What Is A Trademark?
At their simplest level, trademarks are a way of identifying a specific product or service. They are typically used to distinguish the products or services from one company as distinct from a competitor, or indeed any company working in a similar area, even if they would not necessarily be considered a direct competitor to the trademark holder. While individual countries set their own rules regarding precisely what can be protected as a trademark, the basic idea is that the trademark is some kind of symbol which is instantly recognisable and can be immediately associated with the relevant product or service.
Why use a trademark?
While big companies use trademarks, trademarks are at least as important for SMEs. Even if your product or service is a niche offering, you will presumably be hoping to position it as a “go to” choice for customers rather than having to rely on them finding it by accident or with help from advertising, then you need to do everything you can to make it easy for customers to find your product or service and to limit the possibility that they will become confused and wind up with a competitor. Trademarks work in much the same way as distinctive uniforms for customer-facing staff, they provide visibility, recognisability and ideally a feeling of reassurance that the customer is in good hands. They also stop competitors from taking advantage of your good work by passing off their products as yours.
From a legal perspective there is a significant difference between a trade name and a trademark. A trade name is simply the name by which your business is known and in principle there is nothing to stop more than one company having the same trade name. The registration of a trademark gives you ownership. However some trademarks may not be registrable or indeed actually registered. A registered trademark is a distinctive and legal mark which can be used by its owner alone. In other words, simply registering your company and its legal name with the relevant authorities is nowhere near sufficient to give you the same level of protection as a trademark.
Choosing your trademark
The first key point about a trademark is that is should be distinctive. The second is that it should be simple enough for customers to recognise and remember. This includes customers with any form of disability, including visual impairments such as colour blindness and conditions such as dyslexia, which make the act of reading difficult to impossible. Because a trademark needs to be distinctive, you may wish to look at using words which are either made up or which do not bear any obvious correlation to your business area. While this may mean that you need to do more work on marketing and advertising to make the connection in the minds of your customers, once it is made it is distinctive and relatively easy to protect (think Apple for computers). It is critical to avoid using common words and descriptive phrases, assuming you could be granted trademark protection for them in the first place. These are likely to be uninspiring and particularly subject to the danger of becoming “standard” i.e. non-descriptive words or phrases, which cease to be subject to protection.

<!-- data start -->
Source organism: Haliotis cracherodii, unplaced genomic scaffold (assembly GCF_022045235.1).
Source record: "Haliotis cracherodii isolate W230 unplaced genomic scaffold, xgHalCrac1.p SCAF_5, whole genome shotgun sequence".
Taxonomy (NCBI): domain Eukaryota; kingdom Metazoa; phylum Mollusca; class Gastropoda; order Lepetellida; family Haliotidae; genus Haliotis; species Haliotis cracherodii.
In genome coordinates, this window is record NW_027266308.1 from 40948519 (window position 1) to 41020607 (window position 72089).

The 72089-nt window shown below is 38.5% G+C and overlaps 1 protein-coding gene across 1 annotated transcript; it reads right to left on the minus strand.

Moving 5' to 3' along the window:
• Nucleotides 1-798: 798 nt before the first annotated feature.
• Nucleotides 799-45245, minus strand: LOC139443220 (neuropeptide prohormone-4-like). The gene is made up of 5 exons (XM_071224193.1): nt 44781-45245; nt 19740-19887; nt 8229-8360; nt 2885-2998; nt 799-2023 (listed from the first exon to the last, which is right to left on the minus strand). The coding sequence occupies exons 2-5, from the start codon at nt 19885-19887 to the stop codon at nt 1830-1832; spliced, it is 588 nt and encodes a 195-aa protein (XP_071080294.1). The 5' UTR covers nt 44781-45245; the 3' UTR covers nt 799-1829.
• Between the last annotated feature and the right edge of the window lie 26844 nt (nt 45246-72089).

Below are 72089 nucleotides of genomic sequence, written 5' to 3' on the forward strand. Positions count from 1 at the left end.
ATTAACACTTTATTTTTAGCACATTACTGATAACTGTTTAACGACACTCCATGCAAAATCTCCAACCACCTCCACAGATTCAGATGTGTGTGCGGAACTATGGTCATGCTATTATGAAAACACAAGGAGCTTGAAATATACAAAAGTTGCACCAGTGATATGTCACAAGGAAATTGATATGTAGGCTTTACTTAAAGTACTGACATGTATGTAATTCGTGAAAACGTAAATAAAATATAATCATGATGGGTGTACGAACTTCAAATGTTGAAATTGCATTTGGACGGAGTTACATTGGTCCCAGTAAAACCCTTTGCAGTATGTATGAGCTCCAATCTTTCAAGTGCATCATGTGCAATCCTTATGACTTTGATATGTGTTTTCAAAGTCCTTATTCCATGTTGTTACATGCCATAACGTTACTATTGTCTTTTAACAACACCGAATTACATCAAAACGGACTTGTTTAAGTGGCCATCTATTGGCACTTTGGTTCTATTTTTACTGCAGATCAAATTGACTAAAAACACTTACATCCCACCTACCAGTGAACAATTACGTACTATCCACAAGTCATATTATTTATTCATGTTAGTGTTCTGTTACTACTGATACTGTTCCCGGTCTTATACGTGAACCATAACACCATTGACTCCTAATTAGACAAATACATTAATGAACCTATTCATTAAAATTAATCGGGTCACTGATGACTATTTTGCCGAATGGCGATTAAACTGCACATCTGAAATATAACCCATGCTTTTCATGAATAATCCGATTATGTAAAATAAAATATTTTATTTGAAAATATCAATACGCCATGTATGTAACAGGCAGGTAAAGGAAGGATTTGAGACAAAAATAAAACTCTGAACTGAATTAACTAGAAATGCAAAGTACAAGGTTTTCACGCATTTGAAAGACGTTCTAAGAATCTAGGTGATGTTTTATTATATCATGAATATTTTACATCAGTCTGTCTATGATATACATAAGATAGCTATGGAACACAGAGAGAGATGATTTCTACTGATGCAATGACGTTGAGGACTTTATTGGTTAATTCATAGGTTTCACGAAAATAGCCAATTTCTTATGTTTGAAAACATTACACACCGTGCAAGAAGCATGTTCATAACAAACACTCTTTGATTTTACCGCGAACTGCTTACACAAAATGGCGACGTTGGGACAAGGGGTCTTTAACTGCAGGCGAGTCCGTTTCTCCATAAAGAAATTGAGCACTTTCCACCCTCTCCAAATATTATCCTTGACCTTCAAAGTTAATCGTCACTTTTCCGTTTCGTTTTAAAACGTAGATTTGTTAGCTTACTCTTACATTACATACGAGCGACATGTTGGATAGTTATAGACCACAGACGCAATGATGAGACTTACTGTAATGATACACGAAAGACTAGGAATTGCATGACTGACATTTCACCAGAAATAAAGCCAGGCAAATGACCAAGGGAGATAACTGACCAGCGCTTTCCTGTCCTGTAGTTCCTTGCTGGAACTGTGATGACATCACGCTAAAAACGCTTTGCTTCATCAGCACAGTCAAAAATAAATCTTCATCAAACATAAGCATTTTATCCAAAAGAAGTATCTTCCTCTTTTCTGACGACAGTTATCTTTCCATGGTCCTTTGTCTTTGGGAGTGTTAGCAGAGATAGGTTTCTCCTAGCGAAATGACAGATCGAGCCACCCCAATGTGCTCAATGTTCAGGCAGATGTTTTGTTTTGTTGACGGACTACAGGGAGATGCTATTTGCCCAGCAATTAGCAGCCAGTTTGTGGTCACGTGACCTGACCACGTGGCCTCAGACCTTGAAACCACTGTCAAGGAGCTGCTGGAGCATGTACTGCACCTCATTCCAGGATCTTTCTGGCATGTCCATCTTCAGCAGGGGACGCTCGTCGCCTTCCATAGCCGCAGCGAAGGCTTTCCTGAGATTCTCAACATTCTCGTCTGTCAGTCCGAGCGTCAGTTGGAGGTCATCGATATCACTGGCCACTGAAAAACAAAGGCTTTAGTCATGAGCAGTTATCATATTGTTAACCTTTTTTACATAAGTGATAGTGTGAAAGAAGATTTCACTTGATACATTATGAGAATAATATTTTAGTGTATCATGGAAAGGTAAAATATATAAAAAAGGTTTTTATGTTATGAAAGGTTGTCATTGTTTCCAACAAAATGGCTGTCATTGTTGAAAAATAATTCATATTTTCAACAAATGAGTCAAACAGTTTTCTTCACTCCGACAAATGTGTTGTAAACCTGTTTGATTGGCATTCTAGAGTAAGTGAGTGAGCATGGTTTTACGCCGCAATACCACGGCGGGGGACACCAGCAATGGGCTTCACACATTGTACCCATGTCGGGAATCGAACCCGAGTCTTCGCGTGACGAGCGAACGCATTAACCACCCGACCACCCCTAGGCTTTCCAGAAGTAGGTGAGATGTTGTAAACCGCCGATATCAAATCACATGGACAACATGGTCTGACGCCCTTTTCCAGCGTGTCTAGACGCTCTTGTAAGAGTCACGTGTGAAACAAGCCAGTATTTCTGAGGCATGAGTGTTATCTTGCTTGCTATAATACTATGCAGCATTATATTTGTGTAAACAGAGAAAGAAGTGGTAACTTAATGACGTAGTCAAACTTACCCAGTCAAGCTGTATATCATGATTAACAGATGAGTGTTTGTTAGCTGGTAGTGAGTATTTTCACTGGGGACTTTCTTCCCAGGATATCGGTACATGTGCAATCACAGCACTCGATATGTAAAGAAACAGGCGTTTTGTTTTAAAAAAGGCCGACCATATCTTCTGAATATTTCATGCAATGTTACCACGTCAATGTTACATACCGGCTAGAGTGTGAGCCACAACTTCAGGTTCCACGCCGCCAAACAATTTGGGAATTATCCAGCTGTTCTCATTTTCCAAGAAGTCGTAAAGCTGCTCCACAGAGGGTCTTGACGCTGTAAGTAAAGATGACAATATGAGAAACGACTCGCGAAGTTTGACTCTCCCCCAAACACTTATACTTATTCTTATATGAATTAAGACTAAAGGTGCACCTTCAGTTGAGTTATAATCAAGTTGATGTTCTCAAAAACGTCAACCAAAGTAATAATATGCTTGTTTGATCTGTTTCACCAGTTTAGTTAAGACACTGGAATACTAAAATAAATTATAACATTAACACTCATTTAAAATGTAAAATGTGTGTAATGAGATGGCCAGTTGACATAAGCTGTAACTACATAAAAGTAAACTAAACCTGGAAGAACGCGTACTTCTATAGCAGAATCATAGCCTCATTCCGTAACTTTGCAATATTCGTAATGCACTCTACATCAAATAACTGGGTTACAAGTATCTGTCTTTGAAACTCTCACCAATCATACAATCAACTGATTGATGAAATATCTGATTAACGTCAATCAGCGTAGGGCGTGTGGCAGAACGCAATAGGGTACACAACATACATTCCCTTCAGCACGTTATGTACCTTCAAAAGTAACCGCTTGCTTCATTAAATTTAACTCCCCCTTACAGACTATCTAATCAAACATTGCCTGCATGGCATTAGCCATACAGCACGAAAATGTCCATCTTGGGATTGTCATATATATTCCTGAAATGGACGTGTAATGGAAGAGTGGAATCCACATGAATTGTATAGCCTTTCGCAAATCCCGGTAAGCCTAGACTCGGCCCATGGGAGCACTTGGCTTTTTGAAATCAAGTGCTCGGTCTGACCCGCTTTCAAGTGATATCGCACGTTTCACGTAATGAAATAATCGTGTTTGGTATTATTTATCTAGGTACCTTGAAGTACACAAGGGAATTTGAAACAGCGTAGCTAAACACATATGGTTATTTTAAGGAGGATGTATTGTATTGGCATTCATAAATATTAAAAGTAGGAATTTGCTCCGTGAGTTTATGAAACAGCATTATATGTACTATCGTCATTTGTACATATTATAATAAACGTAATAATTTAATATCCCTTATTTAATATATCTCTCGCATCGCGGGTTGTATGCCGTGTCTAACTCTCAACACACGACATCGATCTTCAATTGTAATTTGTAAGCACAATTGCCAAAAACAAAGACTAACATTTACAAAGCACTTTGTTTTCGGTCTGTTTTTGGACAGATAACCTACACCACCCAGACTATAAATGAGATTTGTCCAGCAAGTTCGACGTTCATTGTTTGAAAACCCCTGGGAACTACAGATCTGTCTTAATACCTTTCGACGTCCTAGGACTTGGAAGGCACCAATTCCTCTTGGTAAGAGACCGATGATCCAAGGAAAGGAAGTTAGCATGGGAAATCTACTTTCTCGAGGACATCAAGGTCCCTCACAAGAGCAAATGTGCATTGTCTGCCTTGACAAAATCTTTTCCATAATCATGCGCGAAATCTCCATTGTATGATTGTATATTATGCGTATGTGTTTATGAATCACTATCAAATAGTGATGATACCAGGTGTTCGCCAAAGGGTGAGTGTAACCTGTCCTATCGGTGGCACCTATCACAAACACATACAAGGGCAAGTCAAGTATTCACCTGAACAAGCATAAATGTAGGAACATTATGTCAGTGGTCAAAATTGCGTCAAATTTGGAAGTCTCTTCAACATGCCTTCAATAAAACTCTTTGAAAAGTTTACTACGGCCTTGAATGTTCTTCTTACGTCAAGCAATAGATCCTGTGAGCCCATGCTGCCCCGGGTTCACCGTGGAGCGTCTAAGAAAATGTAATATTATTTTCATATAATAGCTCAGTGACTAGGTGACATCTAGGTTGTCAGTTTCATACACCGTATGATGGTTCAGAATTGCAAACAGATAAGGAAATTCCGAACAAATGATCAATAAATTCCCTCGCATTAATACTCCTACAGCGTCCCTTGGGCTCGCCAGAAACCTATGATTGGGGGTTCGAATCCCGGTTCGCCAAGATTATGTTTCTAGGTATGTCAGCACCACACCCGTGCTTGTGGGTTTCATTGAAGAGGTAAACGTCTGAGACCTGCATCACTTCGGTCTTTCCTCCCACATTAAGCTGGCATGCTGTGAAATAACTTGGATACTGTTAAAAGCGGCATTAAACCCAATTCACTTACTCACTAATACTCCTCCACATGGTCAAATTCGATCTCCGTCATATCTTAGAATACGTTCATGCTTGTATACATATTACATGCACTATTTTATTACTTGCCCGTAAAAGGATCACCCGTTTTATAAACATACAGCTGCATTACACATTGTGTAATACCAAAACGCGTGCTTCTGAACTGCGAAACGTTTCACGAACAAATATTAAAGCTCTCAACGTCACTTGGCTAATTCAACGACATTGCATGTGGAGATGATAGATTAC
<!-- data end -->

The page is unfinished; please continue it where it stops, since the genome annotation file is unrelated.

Protecting your trademark
There are two basic threats to your trademark. One is its misuse (or deliberate abuse) by other companies, which may be a matter to discuss with an appropriate lawyer. The other is your trademark coming to be regarded as non-distinctive and therefore unable to be registered as a trademark. With this in mind, it’s important to resist the temptation to use your trademark as being equivalent to the item it represents, Xerox, Hoover and Kleenex for example are not synonyms for photocopiers, vacuum cleaners or paper tissues although they are often used as such the companies behind them are very clear about the distinction.